At Large  November 29, 2023  Rebecca Schiffman

What This Extraordinary Find Says About Gender in an Ancient Culture

Dr Marta Diaz-Guardamino, Durham University

Durham University Archaeology students have been part of an extraordinary archaeological discovery in Spain.

Archaeologists have discovered a funerary stone that could completely change how we understand gender roles in ancient Iberian society. The stela—an upright stone slab often serving as a gravestone—was found at the 3,000-year-old funerary complex in Las Capellanías, in Cañaveral de León, Spain. 

The find, which was made in September and was presented by the Cañaveral de León city council on October 6, is remarkable because it depicts a figure that has both female and male markers, showing that perhaps our standardized and binary iconographies could have been more fluid than we thought in ancient Iberian culture.

The stela in question, which archaeologists believe was created to commemorate important people in Iberian society, depicts a human figure with a headdress, necklace, and two swords. The figure also has a detailed face, hands, feet, as well as male genitalia. But while the headdress is usually interpreted as female, the sword is a feature that is normally interpreted as male. 

The archaeological team has found other stela in the area. A stela was first found in the area in 2018 during a road repair, and extensive excavations began in June 2022, unearthing a large funerary complex. Those stelae had either female traits or male traits. This stela, however, turns all of that prior research on its head.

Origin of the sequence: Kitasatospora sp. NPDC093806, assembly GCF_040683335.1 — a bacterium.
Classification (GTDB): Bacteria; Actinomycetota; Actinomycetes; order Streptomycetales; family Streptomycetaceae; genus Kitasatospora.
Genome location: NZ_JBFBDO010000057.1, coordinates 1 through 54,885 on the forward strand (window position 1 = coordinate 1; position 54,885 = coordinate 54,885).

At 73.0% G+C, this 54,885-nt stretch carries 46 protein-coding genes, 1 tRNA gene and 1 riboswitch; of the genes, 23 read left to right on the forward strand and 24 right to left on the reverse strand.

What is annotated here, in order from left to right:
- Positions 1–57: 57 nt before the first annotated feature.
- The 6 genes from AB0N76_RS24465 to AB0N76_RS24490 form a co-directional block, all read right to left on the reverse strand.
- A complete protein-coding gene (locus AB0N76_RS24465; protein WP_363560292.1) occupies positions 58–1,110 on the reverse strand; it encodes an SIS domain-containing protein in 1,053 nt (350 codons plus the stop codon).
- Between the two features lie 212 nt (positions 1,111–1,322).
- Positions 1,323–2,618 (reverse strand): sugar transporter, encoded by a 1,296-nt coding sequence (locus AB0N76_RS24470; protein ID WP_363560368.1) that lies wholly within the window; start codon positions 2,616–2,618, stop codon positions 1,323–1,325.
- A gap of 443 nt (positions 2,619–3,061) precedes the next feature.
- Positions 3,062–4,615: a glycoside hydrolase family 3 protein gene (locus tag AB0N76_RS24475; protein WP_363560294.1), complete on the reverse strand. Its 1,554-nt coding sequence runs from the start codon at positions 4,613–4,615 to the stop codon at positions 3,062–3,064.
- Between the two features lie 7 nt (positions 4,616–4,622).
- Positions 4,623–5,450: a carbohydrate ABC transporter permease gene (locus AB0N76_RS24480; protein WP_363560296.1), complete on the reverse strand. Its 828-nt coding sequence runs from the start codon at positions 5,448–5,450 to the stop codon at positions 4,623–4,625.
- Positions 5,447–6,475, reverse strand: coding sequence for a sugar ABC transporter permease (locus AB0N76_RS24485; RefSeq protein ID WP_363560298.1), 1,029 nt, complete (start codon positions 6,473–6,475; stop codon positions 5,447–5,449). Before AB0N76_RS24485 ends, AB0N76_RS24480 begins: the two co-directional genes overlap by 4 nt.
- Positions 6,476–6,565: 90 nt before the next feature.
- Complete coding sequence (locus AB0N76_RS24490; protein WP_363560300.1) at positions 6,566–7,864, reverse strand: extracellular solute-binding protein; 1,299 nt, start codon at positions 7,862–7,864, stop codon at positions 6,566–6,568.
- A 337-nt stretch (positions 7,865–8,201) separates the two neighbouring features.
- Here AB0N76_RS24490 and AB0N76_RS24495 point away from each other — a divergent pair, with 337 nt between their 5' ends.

Dr Marta Diaz-Guardamino, Durham University

Students recording the area where the Cañaveral de León 3 stela was found.

In a statement by the field team, which was headed by Dr. Marta Diaz-Guardamino of Durham University in England, they said that this new stela “demonstrates that these social roles were not restricted to a specific gender, but could be associated with different genders.”

This is the third decorated stela found at this site and the second one found in its intended context in a funerary complex. The finding of another stela in this complex is especially important for researchers because, despite over 120 years of research, these findings are few and far between, oftentimes discovered by agricultural workers out of context. 

Finding this stela in the funerary complex, alongside the other two stelae found at the site further confirms that the late prehistoric Iberian people used stelae as funerary monuments within mortuary sites. This finding could also shed light on the process and funerary ritual of stelae-making in Late Bronze Age and Early Iron Age Iberia. 

Las Capellanías is located between two main river basins, which also adds to the importance of these stelae. The Durham team calls these rivers “highways”, as during late prehistoric times, these pathways were key communication tracks for different groups of people. By situating a funerary complex in such an important area, this complex became a territorial marker and a funerary monument. 

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